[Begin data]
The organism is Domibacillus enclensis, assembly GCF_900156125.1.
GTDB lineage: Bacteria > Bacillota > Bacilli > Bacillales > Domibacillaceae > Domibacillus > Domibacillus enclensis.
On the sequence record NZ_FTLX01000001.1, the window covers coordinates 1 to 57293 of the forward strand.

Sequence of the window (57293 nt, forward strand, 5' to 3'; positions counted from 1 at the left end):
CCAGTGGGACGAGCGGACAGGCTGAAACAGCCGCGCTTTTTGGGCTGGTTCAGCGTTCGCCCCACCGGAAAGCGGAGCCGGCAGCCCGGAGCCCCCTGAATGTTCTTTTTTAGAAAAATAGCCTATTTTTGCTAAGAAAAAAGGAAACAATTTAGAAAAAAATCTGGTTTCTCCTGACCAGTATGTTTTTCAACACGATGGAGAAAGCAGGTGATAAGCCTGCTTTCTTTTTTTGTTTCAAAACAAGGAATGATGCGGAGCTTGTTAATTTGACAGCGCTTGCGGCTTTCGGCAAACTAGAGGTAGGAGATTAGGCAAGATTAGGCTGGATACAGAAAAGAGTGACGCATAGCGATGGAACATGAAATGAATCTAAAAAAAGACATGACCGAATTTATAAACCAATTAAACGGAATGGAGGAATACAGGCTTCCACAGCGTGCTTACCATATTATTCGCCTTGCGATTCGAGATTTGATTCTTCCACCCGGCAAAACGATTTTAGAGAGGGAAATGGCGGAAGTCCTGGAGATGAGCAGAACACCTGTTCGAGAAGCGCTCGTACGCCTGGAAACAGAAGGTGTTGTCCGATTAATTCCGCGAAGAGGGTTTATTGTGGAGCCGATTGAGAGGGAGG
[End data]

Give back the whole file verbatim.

The organism is Domibacillus enclensis, assembly GCF_900156125.1.
GTDB lineage: Bacteria > Bacillota > Bacilli > Bacillales > Domibacillaceae > Domibacillus > Domibacillus enclensis.
On the sequence record NZ_FTLX01000001.1, the window covers coordinates 1 to 57293 of the forward strand.

Sequence of the window (57293 nt, forward strand, 5' to 3'; positions counted from 1 at the left end):
CCAGTGGGACGAGCGGACAGGCTGAAACAGCCGCGCTTTTTGGGCTGGTTCAGCGTTCGCCCCACCGGAAAGCGGAGCCGGCAGCCCGGAGCCCCCTGAATGTTCTTTTTTAGAAAAATAGCCTATTTTTGCTAAGAAAAAAGGAAACAATTTAGAAAAAAATCTGGTTTCTCCTGACCAGTATGTTTTTCAACACGATGGAGAAAGCAGGTGATAAGCCTGCTTTCTTTTTTTGTTTCAAAACAAGGAATGATGCGGAGCTTGTTAATTTGACAGCGCTTGCGGCTTTCGGCAAACTAGAGGTAGGAGATTAGGCAAGATTAGGCTGGATACAGAAAAGAGTGACGCATAGCGATGGAACATGAAATGAATCTAAAAAAAGACATGACCGAATTTATAAACCAATTAAACGGAATGGAGGAATACAGGCTTCCACAGCGTGCTTACCATATTATTCGCCTTGCGATTCGAGATTTGATTCTTCCACCCGGCAAAACGATTTTAGAGAGGGAAATGGCGGAAGTCCTGGAGATGAGCAGAACACCTGTTCGAGAAGCGCTCGTACGCCTGGAAACAGAAGGTGTTGTCCGATTAATTCCGCGAAGAGGGTTTATTGTGGAGCCGATTGAGAGGGAGG